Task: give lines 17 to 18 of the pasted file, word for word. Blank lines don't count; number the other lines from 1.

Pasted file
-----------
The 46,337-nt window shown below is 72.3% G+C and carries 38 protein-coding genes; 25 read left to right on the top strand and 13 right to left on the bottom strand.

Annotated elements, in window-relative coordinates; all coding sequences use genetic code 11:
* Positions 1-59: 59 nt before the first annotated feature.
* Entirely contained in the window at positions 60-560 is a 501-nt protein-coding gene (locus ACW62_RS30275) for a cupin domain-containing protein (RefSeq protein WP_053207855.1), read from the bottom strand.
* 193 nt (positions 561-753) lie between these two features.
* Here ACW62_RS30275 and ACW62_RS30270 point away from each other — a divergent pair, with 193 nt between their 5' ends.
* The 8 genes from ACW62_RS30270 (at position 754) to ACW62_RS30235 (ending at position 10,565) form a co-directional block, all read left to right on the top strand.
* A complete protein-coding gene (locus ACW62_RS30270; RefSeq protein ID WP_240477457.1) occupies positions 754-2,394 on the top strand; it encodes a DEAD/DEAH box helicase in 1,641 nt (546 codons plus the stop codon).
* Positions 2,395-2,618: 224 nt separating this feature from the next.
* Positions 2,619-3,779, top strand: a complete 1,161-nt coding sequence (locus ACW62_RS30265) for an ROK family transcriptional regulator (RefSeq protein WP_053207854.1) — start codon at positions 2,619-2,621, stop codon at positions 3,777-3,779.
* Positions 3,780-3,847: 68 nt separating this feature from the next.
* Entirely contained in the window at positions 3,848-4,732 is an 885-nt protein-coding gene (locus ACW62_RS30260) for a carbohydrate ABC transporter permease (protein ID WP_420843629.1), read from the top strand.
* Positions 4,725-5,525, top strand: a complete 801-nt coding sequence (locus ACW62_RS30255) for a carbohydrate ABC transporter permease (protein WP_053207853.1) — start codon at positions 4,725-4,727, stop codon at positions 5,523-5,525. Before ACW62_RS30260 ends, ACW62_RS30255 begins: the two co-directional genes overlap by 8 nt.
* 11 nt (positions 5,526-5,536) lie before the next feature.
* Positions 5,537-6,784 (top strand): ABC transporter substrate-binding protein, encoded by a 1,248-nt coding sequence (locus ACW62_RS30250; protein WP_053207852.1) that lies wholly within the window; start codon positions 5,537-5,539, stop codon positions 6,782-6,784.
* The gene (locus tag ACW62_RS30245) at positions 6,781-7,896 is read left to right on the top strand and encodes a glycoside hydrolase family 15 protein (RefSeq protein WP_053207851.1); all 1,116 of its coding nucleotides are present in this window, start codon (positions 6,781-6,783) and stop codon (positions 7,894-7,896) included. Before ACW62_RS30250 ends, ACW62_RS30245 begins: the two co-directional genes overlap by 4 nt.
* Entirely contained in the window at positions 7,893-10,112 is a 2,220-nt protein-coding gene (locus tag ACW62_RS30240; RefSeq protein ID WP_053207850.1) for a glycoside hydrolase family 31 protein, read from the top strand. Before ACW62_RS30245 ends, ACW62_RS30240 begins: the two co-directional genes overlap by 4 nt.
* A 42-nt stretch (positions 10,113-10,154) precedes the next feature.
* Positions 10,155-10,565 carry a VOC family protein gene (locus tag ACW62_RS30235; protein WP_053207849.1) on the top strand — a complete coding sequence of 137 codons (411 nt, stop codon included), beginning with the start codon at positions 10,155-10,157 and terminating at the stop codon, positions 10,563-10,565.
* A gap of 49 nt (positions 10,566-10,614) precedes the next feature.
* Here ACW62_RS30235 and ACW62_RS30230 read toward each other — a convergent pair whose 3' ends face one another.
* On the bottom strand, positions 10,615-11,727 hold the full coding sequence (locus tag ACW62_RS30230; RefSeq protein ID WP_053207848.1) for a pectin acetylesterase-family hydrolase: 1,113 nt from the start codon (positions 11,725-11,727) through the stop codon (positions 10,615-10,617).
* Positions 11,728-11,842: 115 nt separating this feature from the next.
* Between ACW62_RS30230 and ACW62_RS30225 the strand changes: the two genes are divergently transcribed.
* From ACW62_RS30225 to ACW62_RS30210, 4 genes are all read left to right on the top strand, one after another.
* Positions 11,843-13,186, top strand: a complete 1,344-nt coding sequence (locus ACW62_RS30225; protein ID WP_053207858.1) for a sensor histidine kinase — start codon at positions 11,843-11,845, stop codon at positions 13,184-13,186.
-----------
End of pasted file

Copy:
* Entirely contained in the window at positions 7,893-10,112 is a 2,220-nt protein-coding gene (locus tag ACW62_RS30240; RefSeq protein ID WP_053207850.1) for a glycoside hydrolase family 31 protein, read from the top strand. Before ACW62_RS30245 ends, ACW62_RS30240 begins: the two co-directional genes overlap by 4 nt.
* A 42-nt stretch (positions 10,113-10,154) precedes the next feature.